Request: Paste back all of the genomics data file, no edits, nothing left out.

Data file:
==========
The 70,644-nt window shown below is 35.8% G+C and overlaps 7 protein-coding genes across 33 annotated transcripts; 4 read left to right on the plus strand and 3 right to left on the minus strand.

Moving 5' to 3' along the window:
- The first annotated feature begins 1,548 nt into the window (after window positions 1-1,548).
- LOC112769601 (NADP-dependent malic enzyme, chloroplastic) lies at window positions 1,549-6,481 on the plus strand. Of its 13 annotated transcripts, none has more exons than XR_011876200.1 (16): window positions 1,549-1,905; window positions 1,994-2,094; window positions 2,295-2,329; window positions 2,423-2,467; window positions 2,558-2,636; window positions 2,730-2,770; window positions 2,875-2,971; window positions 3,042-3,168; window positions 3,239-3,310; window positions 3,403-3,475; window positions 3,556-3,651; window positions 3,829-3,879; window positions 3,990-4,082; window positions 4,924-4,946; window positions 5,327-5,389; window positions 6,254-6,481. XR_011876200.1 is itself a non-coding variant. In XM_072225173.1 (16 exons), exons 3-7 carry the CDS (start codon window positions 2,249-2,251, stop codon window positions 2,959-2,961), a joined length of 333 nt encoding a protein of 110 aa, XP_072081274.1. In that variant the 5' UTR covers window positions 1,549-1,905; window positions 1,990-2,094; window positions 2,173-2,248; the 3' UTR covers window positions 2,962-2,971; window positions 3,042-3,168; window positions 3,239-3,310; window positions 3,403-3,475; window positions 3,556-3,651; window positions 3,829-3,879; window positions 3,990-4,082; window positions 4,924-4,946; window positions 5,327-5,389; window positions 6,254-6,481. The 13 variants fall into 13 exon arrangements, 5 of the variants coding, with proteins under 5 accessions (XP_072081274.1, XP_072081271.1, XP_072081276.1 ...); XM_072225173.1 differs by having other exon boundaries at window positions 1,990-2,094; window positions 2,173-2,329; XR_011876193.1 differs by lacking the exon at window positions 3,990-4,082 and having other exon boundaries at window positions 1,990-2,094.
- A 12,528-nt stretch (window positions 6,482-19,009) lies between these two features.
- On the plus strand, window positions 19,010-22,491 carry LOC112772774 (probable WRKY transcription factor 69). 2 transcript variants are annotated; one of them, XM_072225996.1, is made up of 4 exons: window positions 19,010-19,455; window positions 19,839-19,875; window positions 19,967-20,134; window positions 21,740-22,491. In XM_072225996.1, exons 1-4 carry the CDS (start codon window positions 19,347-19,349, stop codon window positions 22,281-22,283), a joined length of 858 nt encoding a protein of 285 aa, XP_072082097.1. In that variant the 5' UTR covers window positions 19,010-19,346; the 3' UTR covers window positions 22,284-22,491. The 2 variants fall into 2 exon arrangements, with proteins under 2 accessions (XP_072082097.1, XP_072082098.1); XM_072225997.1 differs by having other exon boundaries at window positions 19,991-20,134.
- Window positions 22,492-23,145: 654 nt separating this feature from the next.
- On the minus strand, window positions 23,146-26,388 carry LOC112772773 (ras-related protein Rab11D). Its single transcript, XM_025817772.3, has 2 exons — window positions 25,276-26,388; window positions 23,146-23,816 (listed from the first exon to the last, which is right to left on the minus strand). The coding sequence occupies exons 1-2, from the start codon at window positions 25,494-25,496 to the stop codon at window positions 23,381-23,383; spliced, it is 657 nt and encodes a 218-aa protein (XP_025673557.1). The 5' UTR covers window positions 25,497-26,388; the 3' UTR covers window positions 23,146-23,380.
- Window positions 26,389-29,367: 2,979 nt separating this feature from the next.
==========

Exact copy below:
The 70,644-nt window shown below is 35.8% G+C and overlaps 7 protein-coding genes across 33 annotated transcripts; 4 read left to right on the plus strand and 3 right to left on the minus strand.

Moving 5' to 3' along the window:
- The first annotated feature begins 1,548 nt into the window (after window positions 1-1,548).
- LOC112769601 (NADP-dependent malic enzyme, chloroplastic) lies at window positions 1,549-6,481 on the plus strand. Of its 13 annotated transcripts, none has more exons than XR_011876200.1 (16): window positions 1,549-1,905; window positions 1,994-2,094; window positions 2,295-2,329; window positions 2,423-2,467; window positions 2,558-2,636; window positions 2,730-2,770; window positions 2,875-2,971; window positions 3,042-3,168; window positions 3,239-3,310; window positions 3,403-3,475; window positions 3,556-3,651; window positions 3,829-3,879; window positions 3,990-4,082; window positions 4,924-4,946; window positions 5,327-5,389; window positions 6,254-6,481. XR_011876200.1 is itself a non-coding variant. In XM_072225173.1 (16 exons), exons 3-7 carry the CDS (start codon window positions 2,249-2,251, stop codon window positions 2,959-2,961), a joined length of 333 nt encoding a protein of 110 aa, XP_072081274.1. In that variant the 5' UTR covers window positions 1,549-1,905; window positions 1,990-2,094; window positions 2,173-2,248; the 3' UTR covers window positions 2,962-2,971; window positions 3,042-3,168; window positions 3,239-3,310; window positions 3,403-3,475; window positions 3,556-3,651; window positions 3,829-3,879; window positions 3,990-4,082; window positions 4,924-4,946; window positions 5,327-5,389; window positions 6,254-6,481. The 13 variants fall into 13 exon arrangements, 5 of the variants coding, with proteins under 5 accessions (XP_072081274.1, XP_072081271.1, XP_072081276.1 ...); XM_072225173.1 differs by having other exon boundaries at window positions 1,990-2,094; window positions 2,173-2,329; XR_011876193.1 differs by lacking the exon at window positions 3,990-4,082 and having other exon boundaries at window positions 1,990-2,094.
- A 12,528-nt stretch (window positions 6,482-19,009) lies between these two features.
- On the plus strand, window positions 19,010-22,491 carry LOC112772774 (probable WRKY transcription factor 69). 2 transcript variants are annotated; one of them, XM_072225996.1, is made up of 4 exons: window positions 19,010-19,455; window positions 19,839-19,875; window positions 19,967-20,134; window positions 21,740-22,491. In XM_072225996.1, exons 1-4 carry the CDS (start codon window positions 19,347-19,349, stop codon window positions 22,281-22,283), a joined length of 858 nt encoding a protein of 285 aa, XP_072082097.1. In that variant the 5' UTR covers window positions 19,010-19,346; the 3' UTR covers window positions 22,284-22,491. The 2 variants fall into 2 exon arrangements, with proteins under 2 accessions (XP_072082097.1, XP_072082098.1); XM_072225997.1 differs by having other exon boundaries at window positions 19,991-20,134.
- Window positions 22,492-23,145: 654 nt separating this feature from the next.
- On the minus strand, window positions 23,146-26,388 carry LOC112772773 (ras-related protein Rab11D). Its single transcript, XM_025817772.3, has 2 exons — window positions 25,276-26,388; window positions 23,146-23,816 (listed from the first exon to the last, which is right to left on the minus strand). The coding sequence occupies exons 1-2, from the start codon at window positions 25,494-25,496 to the stop codon at window positions 23,381-23,383; spliced, it is 657 nt and encodes a 218-aa protein (XP_025673557.1). The 5' UTR covers window positions 25,497-26,388; the 3' UTR covers window positions 23,146-23,380.
- Window positions 26,389-29,367: 2,979 nt separating this feature from the next.